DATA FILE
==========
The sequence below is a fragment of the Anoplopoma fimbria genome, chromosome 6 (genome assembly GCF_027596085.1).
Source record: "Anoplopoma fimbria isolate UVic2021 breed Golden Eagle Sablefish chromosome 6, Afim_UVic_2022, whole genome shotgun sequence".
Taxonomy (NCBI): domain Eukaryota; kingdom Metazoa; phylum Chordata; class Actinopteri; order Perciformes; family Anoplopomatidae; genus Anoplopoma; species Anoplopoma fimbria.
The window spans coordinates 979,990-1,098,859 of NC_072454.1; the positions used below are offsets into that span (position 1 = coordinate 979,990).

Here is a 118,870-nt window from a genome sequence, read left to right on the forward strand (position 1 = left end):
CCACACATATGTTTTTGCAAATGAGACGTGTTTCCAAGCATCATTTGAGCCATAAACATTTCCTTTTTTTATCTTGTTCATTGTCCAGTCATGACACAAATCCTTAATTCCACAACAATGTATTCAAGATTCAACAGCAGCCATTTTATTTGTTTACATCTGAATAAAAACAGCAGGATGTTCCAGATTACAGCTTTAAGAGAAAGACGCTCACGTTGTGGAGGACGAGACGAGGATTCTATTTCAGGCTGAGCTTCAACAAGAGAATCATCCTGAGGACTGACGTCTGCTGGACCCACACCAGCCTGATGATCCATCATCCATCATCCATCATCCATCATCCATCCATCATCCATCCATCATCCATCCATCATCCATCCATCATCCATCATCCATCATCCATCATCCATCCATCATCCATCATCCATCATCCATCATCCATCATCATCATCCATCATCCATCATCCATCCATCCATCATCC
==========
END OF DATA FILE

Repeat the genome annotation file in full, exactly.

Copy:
The sequence below is a fragment of the Anoplopoma fimbria genome, chromosome 6 (genome assembly GCF_027596085.1).
Source record: "Anoplopoma fimbria isolate UVic2021 breed Golden Eagle Sablefish chromosome 6, Afim_UVic_2022, whole genome shotgun sequence".
Taxonomy (NCBI): domain Eukaryota; kingdom Metazoa; phylum Chordata; class Actinopteri; order Perciformes; family Anoplopomatidae; genus Anoplopoma; species Anoplopoma fimbria.
The window spans coordinates 979,990-1,098,859 of NC_072454.1; the positions used below are offsets into that span (position 1 = coordinate 979,990).

Here is a 118,870-nt window from a genome sequence, read left to right on the forward strand (position 1 = left end):
CCACACATATGTTTTTGCAAATGAGACGTGTTTCCAAGCATCATTTGAGCCATAAACATTTCCTTTTTTTATCTTGTTCATTGTCCAGTCATGACACAAATCCTTAATTCCACAACAATGTATTCAAGATTCAACAGCAGCCATTTTATTTGTTTACATCTGAATAAAAACAGCAGGATGTTCCAGATTACAGCTTTAAGAGAAAGACGCTCACGTTGTGGAGGACGAGACGAGGATTCTATTTCAGGCTGAGCTTCAACAAGAGAATCATCCTGAGGACTGACGTCTGCTGGACCCACACCAGCCTGATGATCCATCATCCATCATCCATCATCCATCATCCATCCATCATCCATCCATCATCCATCCATCATCCATCCATCATCCATCATCCATCATCCATCATCCATCCATCATCCATCATCCATCATCCATCATCCATCATCATCATCCATCATCCATCATCCATCCATCCATCATCC